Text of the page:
Presidential Inauguration

Author: Andreas Markides Posted: 21 June 2017

The day had finally arrived, my Presidential Inauguration! Following the Council and AGM I was delighted to receive my presidential chain. Following Steve Rowsell’s amazing presidential year, I am proud of the opportunity to help lead the Institution at such an exciting time. I gave a brief presentation on my childhood and education, career to date and I introduced my presidential theme for the year, which is Creating Better Places.

Andreas as President

I believe that transport planning and highway engineering are extremely important professions as they can actually shape the world we live in. Therefore my presidential theme choice is, on the one hand a celebration of what we do and on the other hand a reminder that we must strive as an Institution and as professionals to Create Better Places.

Apart from Highway Engineering, one of my passions is poetry. Those of you that were at my inauguration in June will have heard me quote from the poem ITHACA by a modern Greek poet called Constantine Cavafy.
 
For those of you who are not classicists, Ithaca was the island home of Odysseus, one of Homer's heroes who had fought at Troy. It then took Odysseus 10 years of adventures and travelling before he was able to return to his island Ithaca and his dutiful wife Penelope.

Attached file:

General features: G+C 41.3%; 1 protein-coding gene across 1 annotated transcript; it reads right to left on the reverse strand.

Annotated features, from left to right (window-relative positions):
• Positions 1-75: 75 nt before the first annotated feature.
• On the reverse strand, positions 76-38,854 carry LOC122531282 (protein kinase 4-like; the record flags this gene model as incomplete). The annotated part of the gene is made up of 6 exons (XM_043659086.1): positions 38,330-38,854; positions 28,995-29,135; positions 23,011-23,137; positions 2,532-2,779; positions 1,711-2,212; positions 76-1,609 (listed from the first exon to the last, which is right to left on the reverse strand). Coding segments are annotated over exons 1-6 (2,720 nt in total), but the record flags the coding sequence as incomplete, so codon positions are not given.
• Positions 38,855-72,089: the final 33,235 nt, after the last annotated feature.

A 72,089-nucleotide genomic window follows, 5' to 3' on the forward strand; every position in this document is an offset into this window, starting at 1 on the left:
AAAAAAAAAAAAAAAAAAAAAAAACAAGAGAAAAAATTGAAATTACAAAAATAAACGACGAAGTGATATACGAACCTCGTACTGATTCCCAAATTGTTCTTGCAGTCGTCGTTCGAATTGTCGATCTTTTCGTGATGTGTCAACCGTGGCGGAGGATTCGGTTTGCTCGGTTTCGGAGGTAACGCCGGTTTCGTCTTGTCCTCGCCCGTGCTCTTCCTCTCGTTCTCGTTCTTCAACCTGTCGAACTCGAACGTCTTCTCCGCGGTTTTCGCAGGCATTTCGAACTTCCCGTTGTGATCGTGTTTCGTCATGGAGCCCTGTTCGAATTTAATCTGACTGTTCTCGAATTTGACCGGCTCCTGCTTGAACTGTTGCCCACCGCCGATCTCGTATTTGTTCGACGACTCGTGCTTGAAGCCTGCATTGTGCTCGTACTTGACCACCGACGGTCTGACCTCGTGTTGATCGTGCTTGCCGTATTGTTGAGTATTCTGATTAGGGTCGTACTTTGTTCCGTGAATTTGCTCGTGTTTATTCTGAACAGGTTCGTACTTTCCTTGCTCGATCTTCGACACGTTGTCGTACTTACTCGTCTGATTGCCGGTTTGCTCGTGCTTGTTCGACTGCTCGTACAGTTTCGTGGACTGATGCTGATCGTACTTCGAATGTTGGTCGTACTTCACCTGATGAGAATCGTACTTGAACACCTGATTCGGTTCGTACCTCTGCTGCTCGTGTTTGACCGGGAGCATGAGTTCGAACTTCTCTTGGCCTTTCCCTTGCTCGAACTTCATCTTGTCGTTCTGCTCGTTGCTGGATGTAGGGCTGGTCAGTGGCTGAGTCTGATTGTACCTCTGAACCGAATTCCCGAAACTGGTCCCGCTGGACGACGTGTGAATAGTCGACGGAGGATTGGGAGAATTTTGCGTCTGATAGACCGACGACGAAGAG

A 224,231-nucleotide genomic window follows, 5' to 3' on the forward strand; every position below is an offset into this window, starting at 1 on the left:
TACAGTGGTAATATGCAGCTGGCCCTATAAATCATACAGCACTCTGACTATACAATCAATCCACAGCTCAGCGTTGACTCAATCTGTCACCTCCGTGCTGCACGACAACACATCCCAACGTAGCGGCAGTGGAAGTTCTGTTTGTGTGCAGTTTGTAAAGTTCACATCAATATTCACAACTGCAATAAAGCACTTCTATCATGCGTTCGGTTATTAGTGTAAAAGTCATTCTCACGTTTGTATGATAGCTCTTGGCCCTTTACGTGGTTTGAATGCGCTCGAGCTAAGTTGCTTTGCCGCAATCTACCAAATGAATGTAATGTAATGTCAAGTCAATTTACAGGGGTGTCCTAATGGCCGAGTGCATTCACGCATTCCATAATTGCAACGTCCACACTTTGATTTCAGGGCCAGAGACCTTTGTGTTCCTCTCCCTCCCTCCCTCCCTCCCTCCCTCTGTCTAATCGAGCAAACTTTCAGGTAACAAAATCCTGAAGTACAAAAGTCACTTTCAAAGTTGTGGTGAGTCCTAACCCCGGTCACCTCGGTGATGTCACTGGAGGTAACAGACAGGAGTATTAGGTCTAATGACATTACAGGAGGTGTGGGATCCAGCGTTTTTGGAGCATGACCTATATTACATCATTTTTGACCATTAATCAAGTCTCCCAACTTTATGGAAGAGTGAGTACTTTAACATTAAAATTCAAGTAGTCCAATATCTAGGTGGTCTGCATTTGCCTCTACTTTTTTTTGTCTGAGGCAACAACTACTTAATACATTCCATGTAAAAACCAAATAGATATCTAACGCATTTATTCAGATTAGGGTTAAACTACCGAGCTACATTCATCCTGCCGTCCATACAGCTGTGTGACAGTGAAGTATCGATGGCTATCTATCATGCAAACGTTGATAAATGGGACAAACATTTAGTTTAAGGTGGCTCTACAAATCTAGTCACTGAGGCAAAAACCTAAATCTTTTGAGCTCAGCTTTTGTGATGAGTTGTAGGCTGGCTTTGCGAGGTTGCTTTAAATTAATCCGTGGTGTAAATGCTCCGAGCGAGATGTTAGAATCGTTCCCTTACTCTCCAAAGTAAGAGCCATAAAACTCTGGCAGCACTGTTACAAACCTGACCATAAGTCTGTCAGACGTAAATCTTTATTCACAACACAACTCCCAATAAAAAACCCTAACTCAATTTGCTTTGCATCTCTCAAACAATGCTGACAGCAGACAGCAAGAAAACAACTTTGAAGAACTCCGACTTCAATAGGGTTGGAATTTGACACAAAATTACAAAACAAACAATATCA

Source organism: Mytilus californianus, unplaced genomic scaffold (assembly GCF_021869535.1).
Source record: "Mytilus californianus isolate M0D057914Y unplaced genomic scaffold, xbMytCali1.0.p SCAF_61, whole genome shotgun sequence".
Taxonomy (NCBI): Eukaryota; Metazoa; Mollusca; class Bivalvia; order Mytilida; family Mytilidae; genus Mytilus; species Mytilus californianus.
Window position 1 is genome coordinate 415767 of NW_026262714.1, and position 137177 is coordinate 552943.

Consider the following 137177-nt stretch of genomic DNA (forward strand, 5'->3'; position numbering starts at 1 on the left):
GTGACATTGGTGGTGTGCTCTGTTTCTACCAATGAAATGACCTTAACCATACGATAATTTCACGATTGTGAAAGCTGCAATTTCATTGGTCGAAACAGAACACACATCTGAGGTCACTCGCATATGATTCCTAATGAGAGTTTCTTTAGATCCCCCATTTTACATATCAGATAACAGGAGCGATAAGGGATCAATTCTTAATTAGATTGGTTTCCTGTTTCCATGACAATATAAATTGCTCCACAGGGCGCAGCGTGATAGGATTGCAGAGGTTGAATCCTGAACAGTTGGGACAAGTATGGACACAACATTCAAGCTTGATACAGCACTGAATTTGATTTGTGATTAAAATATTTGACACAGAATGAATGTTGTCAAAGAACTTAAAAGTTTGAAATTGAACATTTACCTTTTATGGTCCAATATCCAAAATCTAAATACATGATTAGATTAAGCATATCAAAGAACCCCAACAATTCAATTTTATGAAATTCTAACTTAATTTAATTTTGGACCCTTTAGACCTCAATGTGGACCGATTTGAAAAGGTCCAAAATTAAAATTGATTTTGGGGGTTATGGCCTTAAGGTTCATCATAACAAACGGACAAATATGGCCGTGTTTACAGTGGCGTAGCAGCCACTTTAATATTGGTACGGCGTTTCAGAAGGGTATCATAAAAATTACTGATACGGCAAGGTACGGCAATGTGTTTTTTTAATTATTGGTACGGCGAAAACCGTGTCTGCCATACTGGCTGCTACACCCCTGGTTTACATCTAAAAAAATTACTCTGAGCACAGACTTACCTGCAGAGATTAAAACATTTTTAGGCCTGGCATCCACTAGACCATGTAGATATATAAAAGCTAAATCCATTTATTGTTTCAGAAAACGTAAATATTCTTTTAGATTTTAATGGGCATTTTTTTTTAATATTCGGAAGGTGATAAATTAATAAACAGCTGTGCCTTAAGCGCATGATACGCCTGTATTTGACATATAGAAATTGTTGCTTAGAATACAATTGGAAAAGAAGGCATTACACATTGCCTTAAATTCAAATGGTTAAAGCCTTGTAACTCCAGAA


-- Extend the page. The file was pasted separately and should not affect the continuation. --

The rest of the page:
Here is the whole poem, recited by none other than Sean Connery! ITHACA poem

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Did you know…

 
 
Billions of pounds spent upgrading motorways and roads may be a waste of money because traffic levels are expected to fall, ministers have been told. 
 
A study by the University of Leeds has said that people were travelling “less often and less far” by car because of the rise of internet shopping, Netflix and flexible working.
 
The Commission on Travel Demand said that individuals used cars and other vehicles 14% less than they did fifteen years ago with more of those in their late teens and early 20s shunning car ownership altogether.
 
Hence, even though traffic has reached record levels as a result of population growth, the study has concluded that vehicles were likely to travel 70 billion miles less by 2040 than the government predicted.